Climate Change: Does it really bother me?
Glaciers melting, increasing sea levels or reduced forest cover, Should I be worried? I would rather finish my work than be bothered about it now. But wait, can you share your feelings as a victim to global warming? But I am not a victim. Yes we are, you me and everyone.
If you don’t trust it, just ponder over some of the questions that follow. How many of us feel so irritant to travel and go to work on a hot day. Doesn't it makes you feel drained and unproductive? It sometimes spoil our entire day and mood.
How will you react, if one fine morning you wake up to find your house flooded with water? The water level keeps rising and you have to rush out soon leaving behind your entire house. What will you try to pick up with you? Your money and jewels or laptop or your mobile phones or your certificates or your loved ones?
The implications of climate change on human mind is often neglected . The cumulative effects can lead to a psychologically stressed society, due to factors like environment degradation, scarcity of resources, increased intergroup conflicts, forced migration, loss of home, threats to cultural practices and values.
Scientists have reported that there is an intense relationship between heat and violence. An increase in average global temperature is likely to be accompanied by an increase in violent aggression- Can be right as we see more violence than before.
The effects of climate change are magnified on the most vulnerable groups in the society, such as children, women and poor people. The poor typically live in ill constructed homes in areas at risk of landslides and floods and rarely have rights to the land they live in, have little access to financial compensation.
Air pollution and fossil fuel combustion is one of the major contributors of climate change. Fossil fuel combustion has been implicated as the main source of air pollution. The 2016 WHO reports, about 3.8 million deaths due to ambient air pollution and 4.3 million deaths to household air pollution generated by indoor use of solid fuels.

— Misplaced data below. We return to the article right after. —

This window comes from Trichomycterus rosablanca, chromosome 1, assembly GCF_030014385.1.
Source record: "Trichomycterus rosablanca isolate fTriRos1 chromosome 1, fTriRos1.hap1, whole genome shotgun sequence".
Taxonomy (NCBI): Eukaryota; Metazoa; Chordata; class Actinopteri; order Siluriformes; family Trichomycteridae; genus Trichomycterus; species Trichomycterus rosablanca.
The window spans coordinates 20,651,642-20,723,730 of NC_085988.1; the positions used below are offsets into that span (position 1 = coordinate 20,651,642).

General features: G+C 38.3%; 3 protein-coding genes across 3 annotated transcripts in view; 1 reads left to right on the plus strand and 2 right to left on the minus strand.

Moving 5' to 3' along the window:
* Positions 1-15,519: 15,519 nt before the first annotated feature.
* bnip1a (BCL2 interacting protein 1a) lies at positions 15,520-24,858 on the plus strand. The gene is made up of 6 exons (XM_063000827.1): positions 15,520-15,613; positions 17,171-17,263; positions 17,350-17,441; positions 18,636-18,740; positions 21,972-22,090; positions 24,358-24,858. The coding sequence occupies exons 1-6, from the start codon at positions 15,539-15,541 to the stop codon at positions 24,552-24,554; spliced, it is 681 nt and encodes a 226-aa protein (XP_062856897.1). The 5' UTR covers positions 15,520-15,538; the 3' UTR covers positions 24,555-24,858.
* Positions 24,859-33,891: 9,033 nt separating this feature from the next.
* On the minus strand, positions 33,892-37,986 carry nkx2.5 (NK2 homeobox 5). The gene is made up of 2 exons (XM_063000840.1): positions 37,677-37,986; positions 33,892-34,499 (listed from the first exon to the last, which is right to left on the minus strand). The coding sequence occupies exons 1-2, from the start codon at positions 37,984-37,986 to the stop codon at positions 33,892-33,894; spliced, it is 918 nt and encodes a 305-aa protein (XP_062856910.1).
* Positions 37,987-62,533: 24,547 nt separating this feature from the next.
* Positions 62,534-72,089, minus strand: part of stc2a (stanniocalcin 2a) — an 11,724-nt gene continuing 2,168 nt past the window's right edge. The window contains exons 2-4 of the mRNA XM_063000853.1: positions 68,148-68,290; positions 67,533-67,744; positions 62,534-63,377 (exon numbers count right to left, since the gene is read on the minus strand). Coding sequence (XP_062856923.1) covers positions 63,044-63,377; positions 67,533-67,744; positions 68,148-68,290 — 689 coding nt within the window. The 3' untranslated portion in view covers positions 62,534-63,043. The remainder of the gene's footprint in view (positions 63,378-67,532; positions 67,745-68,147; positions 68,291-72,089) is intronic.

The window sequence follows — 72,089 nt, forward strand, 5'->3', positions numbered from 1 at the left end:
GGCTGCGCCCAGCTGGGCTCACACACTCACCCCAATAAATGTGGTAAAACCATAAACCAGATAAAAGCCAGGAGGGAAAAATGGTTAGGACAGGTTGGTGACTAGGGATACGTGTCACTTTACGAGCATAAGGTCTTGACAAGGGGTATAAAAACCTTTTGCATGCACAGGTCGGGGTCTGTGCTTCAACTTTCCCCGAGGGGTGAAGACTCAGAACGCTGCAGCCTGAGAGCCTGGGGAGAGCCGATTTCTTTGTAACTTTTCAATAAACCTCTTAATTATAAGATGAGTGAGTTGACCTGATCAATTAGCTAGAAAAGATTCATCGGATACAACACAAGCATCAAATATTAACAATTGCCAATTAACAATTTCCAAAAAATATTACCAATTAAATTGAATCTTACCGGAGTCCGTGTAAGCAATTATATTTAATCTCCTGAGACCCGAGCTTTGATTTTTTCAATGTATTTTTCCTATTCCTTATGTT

The burden of disease and impairment due to air pollution is huge. Pre natal exposure to toxic particulate matters of burning fossil fuels was associated with developmental delay, reduced IQ, symptoms of anxiety, depression, increased risk of ADHD (Attention Deficit Hyperactivity Disorder) and reduction in white matter . Young children, in their developing years are more susceptible biologically and psychologically to toxic air pollutants. They might face physical trauma, mood swings associated with heat waves, nutritional deprivation, spreading of infectious agents and reduced immunity.
Natural disasters are another by product of climate change. Over the past decades the frequency and intensity of natural disasters have increased due to dwindling patterns of global warming and climate change. There is a lack of precise data on the mental health and psychological wellbeing in population affected by natural disasters.
In India and certain other cultures, the need for psychological care is quiet stigmatizing, making people hesitant to approach professionals and seek help.
Women in disaster are vulnerable to sexual violence too says reports. There are instances of surviving women being raped by other survivors and by rescuers during tsunami .
In many regions, children said they felt guilty of not being able to help their family members or siblings. The children who lost their father or mother or both the parents are also at a greater risk of falling into depression. Their psychological needs are easily neglected in orphanages.
In the wake of such a prevailing scenario, there is an immediate need for us to ponder on these aspects and work collectively towards being a socially conscious and committed society.
There is a great need for increasing the ecological literacy, to educate the society not just in the point of geography and biodiversity, but also increasing their empowerment, to pave way for their involvement in mitigation processes and coping up.
The effects caused by psychological damages should be taken into consideration, while planning relief operations and mitigation measures. It also calls for better government welfare policies to address psychological needs across all educational institutions and offices.